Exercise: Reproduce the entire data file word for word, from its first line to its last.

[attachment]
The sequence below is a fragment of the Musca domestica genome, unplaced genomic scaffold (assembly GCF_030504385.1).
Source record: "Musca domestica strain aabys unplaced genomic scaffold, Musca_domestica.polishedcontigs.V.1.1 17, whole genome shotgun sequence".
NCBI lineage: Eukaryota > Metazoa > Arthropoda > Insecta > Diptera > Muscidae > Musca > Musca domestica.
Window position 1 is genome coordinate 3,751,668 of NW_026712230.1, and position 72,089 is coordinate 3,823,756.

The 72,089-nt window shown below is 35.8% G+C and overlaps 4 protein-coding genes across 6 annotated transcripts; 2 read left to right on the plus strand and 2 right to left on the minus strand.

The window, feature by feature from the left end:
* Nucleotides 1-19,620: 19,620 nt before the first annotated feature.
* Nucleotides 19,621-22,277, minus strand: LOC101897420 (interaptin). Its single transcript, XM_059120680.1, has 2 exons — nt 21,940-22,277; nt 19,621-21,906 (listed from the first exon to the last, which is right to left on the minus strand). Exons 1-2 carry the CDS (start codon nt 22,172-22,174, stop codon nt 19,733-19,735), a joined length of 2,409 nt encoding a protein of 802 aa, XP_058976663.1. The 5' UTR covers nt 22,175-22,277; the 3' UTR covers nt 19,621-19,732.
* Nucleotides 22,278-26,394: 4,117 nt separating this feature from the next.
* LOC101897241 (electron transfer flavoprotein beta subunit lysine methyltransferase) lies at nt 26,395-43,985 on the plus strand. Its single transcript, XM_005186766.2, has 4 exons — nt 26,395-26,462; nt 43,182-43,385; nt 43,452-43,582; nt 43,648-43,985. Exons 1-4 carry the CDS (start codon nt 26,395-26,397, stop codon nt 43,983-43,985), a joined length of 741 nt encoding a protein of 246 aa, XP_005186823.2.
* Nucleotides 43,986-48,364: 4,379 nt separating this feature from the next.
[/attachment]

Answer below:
The sequence below is a fragment of the Musca domestica genome, unplaced genomic scaffold (assembly GCF_030504385.1).
Source record: "Musca domestica strain aabys unplaced genomic scaffold, Musca_domestica.polishedcontigs.V.1.1 17, whole genome shotgun sequence".
NCBI lineage: Eukaryota > Metazoa > Arthropoda > Insecta > Diptera > Muscidae > Musca > Musca domestica.
Window position 1 is genome coordinate 3,751,668 of NW_026712230.1, and position 72,089 is coordinate 3,823,756.

The 72,089-nt window shown below is 35.8% G+C and overlaps 4 protein-coding genes across 6 annotated transcripts; 2 read left to right on the plus strand and 2 right to left on the minus strand.

The window, feature by feature from the left end:
* Nucleotides 1-19,620: 19,620 nt before the first annotated feature.
* Nucleotides 19,621-22,277, minus strand: LOC101897420 (interaptin). Its single transcript, XM_059120680.1, has 2 exons — nt 21,940-22,277; nt 19,621-21,906 (listed from the first exon to the last, which is right to left on the minus strand). Exons 1-2 carry the CDS (start codon nt 22,172-22,174, stop codon nt 19,733-19,735), a joined length of 2,409 nt encoding a protein of 802 aa, XP_058976663.1. The 5' UTR covers nt 22,175-22,277; the 3' UTR covers nt 19,621-19,732.
* Nucleotides 22,278-26,394: 4,117 nt separating this feature from the next.
* LOC101897241 (electron transfer flavoprotein beta subunit lysine methyltransferase) lies at nt 26,395-43,985 on the plus strand. Its single transcript, XM_005186766.2, has 4 exons — nt 26,395-26,462; nt 43,182-43,385; nt 43,452-43,582; nt 43,648-43,985. Exons 1-4 carry the CDS (start codon nt 26,395-26,397, stop codon nt 43,983-43,985), a joined length of 741 nt encoding a protein of 246 aa, XP_005186823.2.
* Nucleotides 43,986-48,364: 4,379 nt separating this feature from the next.